Martin Shkreli, Turing Pharmaceuticals CEO, Destroyed In One Meme

September 22nd 2015

Martin Shkreli, the founder and CEO of Turing Pharmaceuticals, is under fire for his role in the price hike of a drug that treats life-threatening parasitic infections and helps AIDS and cancer patients.

The internet, along with doctor and patient advocates, expressed outrage over the move, describing it as greedy and exploitative—coming at the expense of those who are already suffering from serious health problems that require costly treatment procedures. In the aftermath of the news report, this one image has gone viral.

This meme shows why criticism of Shkreli is so extreme.

Meme drugImgur -

The top image shows Shkreli, a former hedge fund manager who runs the startup Turing Pharmaceuticals, which acquired Daraprim, a 62-year-old drug that treats life-threatening infections and helps support the immune systems of AIDS and cancer patients. Immediately after the deal was finalized in August, the company raised the price from $13.50 per tablet to $750—a 5,000 percent increase that would up the annual cost of treatment to the hundreds of thousands for some patients.

Sure, he stands to profit tremendously from drug sales, but Shkreli argues that the price hike is really about increasing patient access to the drug and raising money so that "the company could reinvest in research into a new drug for the condition," the Washington Post reported.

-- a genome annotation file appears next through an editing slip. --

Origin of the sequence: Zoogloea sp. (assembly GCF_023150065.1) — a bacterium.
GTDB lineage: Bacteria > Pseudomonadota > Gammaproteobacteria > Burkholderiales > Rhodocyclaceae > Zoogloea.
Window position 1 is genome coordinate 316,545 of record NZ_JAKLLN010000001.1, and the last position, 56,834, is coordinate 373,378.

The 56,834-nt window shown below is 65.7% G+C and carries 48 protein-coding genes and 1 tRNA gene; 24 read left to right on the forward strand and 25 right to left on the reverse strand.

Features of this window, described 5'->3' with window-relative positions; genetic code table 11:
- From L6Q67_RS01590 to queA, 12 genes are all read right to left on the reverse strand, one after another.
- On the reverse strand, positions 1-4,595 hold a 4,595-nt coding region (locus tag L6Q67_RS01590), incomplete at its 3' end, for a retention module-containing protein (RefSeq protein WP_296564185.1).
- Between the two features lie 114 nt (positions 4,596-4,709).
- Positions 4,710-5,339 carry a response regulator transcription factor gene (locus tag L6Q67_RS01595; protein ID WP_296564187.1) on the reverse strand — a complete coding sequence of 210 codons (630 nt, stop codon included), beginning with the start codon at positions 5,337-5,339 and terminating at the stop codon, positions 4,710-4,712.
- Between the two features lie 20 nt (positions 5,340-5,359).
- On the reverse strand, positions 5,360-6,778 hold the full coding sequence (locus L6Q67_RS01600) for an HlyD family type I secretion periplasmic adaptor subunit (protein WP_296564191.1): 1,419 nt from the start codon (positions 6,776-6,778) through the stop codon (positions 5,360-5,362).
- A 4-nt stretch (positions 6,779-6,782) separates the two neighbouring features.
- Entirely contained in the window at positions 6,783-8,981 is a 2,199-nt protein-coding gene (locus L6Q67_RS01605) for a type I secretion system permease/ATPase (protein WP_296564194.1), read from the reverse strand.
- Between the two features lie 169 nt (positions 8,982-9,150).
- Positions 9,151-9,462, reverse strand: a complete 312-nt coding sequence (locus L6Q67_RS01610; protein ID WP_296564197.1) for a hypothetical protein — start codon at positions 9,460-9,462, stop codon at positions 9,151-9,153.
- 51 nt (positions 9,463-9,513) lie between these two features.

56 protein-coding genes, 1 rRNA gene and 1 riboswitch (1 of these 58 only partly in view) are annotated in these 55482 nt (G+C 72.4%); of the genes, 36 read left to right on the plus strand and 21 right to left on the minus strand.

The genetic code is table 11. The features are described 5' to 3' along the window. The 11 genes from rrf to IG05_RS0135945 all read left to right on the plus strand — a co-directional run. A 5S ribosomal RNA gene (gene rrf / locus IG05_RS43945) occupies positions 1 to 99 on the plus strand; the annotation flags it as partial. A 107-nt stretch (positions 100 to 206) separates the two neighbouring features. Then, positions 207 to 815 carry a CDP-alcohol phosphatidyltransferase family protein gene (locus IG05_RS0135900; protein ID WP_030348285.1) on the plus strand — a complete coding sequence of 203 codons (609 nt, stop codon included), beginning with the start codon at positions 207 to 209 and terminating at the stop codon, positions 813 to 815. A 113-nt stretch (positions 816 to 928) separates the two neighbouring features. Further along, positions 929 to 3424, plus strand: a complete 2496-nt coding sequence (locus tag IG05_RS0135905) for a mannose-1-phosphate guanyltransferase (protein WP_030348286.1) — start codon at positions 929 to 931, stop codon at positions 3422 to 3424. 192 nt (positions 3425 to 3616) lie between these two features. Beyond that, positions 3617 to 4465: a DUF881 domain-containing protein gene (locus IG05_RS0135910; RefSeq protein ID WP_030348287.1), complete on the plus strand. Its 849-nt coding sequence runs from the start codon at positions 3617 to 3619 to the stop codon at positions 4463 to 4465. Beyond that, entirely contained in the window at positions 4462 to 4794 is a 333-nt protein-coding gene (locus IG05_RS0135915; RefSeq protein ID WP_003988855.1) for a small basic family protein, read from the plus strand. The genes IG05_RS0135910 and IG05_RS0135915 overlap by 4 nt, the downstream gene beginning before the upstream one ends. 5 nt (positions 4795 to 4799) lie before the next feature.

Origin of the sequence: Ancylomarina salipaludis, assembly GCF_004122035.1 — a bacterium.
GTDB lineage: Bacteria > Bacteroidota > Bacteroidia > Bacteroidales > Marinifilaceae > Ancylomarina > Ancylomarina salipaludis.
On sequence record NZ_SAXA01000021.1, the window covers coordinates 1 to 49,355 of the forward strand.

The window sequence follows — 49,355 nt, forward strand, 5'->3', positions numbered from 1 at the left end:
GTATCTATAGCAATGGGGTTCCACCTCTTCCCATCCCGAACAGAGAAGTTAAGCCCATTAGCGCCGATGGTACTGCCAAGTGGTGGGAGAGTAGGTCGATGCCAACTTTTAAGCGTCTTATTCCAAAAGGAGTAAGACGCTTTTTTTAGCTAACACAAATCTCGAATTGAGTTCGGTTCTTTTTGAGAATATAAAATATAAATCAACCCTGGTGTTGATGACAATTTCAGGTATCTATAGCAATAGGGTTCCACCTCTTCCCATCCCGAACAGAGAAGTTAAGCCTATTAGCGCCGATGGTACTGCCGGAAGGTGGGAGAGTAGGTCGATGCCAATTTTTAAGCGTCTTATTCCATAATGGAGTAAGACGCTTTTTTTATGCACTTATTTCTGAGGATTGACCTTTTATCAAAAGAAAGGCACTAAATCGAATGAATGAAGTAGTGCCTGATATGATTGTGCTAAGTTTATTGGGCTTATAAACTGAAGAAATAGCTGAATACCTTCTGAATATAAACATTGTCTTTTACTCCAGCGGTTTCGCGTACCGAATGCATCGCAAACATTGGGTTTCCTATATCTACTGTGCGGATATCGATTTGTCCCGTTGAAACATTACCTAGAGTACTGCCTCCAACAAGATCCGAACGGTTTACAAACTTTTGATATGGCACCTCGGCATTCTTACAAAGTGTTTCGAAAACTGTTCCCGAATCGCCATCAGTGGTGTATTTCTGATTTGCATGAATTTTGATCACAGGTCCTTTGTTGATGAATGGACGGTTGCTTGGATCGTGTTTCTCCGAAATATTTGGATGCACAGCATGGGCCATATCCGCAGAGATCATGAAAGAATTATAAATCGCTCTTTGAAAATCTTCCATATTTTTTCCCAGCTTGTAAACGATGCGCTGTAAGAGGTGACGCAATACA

The bottom image shows Jonas Salk, the medical researcher and virologist who spent seven years of his life developing a vaccine against polio, an infectious disease that was previously regarded as one of the most frightening and uncontrollable in the world. Annual epidemics made headlines and prompted fear in the public. Salk was successful in his efforts and came out with the vaccine in 1957; he supported mandatory vaccinations across the world, putting public health before profits.

When he was asked who owned the patent for his vaccine, Salk famously said that there was none. "Could you patent the sun?" he responded.

Whereas Salk felt a "moral commitment" to champion vaccination efforts globally, Shkreli has expressed no sense of regret over the likely financial and public health consequences of raising the cost of Daraprim.

"The Infectious Diseases Society of America and the HIV Medicine Association sent a joint letter to Turing earlier this month calling the price increase for Daraprim 'unjustifiable for the medically vulnerable patient population' and 'unsustainable for the health care system,'" the Times reported.

Though they have both held enormous influence over the future of public health in the world, Shkreli and Salk appear to be far removed from one another in terms of their philosophy of medicine.

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